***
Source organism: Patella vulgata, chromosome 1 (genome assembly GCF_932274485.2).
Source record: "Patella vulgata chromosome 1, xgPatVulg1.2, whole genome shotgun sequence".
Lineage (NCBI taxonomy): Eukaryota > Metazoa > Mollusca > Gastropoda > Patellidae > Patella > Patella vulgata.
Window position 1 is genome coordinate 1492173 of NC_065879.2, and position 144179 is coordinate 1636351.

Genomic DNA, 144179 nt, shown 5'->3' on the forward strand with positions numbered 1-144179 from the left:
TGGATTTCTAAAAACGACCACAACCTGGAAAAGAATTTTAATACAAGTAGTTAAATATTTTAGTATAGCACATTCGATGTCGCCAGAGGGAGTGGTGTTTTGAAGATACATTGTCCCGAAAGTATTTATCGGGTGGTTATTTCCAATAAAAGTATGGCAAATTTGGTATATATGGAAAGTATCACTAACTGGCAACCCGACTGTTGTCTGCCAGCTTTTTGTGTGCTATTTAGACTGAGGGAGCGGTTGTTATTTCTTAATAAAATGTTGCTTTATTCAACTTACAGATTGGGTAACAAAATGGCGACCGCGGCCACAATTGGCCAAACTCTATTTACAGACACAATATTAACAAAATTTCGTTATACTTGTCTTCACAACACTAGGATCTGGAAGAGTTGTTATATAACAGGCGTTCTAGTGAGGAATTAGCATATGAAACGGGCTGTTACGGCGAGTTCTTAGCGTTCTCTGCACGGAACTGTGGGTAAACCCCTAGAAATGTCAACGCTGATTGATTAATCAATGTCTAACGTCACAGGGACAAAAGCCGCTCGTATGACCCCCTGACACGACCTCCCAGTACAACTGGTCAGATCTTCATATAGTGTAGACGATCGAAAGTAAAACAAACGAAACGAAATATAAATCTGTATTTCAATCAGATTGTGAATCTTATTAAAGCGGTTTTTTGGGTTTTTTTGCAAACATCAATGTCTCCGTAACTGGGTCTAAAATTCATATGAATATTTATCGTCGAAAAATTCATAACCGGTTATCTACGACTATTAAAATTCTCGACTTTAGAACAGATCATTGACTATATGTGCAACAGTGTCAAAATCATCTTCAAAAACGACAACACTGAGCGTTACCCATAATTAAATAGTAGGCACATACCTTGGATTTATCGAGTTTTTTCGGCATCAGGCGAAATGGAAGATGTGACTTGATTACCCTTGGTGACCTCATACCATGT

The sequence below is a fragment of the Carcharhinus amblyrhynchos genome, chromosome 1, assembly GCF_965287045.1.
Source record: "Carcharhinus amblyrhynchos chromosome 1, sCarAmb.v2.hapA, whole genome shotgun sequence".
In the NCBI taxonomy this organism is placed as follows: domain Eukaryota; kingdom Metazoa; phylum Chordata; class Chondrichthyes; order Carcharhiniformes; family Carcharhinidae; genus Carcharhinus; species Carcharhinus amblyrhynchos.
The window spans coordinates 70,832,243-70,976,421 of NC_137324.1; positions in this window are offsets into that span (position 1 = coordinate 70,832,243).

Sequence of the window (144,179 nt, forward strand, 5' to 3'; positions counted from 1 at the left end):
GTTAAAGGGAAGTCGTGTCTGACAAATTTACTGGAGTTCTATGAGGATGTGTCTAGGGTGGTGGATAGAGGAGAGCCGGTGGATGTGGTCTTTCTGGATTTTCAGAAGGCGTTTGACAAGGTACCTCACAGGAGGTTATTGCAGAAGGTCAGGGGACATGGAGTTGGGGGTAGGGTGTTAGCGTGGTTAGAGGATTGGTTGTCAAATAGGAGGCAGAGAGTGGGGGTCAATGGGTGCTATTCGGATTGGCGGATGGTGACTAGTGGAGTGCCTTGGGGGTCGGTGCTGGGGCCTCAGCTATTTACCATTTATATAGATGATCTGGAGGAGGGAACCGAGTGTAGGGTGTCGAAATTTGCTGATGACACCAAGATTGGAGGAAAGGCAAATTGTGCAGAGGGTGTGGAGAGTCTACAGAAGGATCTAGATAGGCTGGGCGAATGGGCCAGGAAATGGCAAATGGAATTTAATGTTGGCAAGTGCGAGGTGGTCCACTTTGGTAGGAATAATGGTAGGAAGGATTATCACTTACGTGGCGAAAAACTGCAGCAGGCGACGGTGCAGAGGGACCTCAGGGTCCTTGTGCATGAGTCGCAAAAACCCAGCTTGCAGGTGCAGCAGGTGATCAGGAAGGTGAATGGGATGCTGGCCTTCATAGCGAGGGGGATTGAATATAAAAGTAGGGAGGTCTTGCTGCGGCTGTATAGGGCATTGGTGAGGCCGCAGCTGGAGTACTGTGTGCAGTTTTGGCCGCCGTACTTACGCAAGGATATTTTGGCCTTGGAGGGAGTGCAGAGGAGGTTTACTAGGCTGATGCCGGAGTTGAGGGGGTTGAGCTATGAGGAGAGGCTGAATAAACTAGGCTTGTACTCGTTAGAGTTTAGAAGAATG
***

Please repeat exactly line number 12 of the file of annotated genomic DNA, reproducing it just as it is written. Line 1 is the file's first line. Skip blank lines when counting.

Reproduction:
GTTAAAGGGAAGTCGTGTCTGACAAATTTACTGGAGTTCTATGAGGATGTGTCTAGGGTGGTGGATAGAGGAGAGCCGGTGGATGTGGTCTTTCTGGATTTTCAGAAGGCGTTTGACAAGGTACCTCACAGGAGGTTATTGCAGAAGGTCAGGGGACATGGAGTTGGGGGTAGGGTGTTAGCGTGGTTAGAGGATTGGTTGTCAAATAGGAGGCAGAGAGTGGGGGTCAATGGGTGCTATTCGGATTGGCGGATGGTGACTAGTGGAGTGCCTTGGGGGTCGGTGCTGGGGCCTCAGCTATTTACCATTTATATAGATGATCTGGAGGAGGGAACCGAGTGTAGGGTGTCGAAATTTGCTGATGACACCAAGATTGGAGGAAAGGCAAATTGTGCAGAGGGTGTGGAGAGTCTACAGAAGGATCTAGATAGGCTGGGCGAATGGGCCAGGAAATGGCAAATGGAATTTAATGTTGGCAAGTGCGAGGTGGTCCACTTTGGTAGGAATAATGGTAGGAAGGATTATCACTTACGTGGCGAAAAACTGCAGCAGGCGACGGTGCAGAGGGACCTCAGGGTCCTTGTGCATGAGTCGCAAAAACCCAGCTTGCAGGTGCAGCAGGTGATCAGGAAGGTGAATGGGATGCTGGCCTTCATAGCGAGGGGGATTGAATATAAAAGTAGGGAGGTCTTGCTGCGGCTGTATAGGGCATTGGTGAGGCCGCAGCTGGAGTACTGTGTGCAGTTTTGGCCGCCGTACTTACGCAAGGATATTTTGGCCTTGGAGGGAGTGCAGAGGAGGTTTACTAGGCTGATGCCGGAGTTGAGGGGGTTGAGCTATGAGGAGAGGCTGAATAAACTAGGCTTGTACTCGTTAGAGTTTAGAAGAATG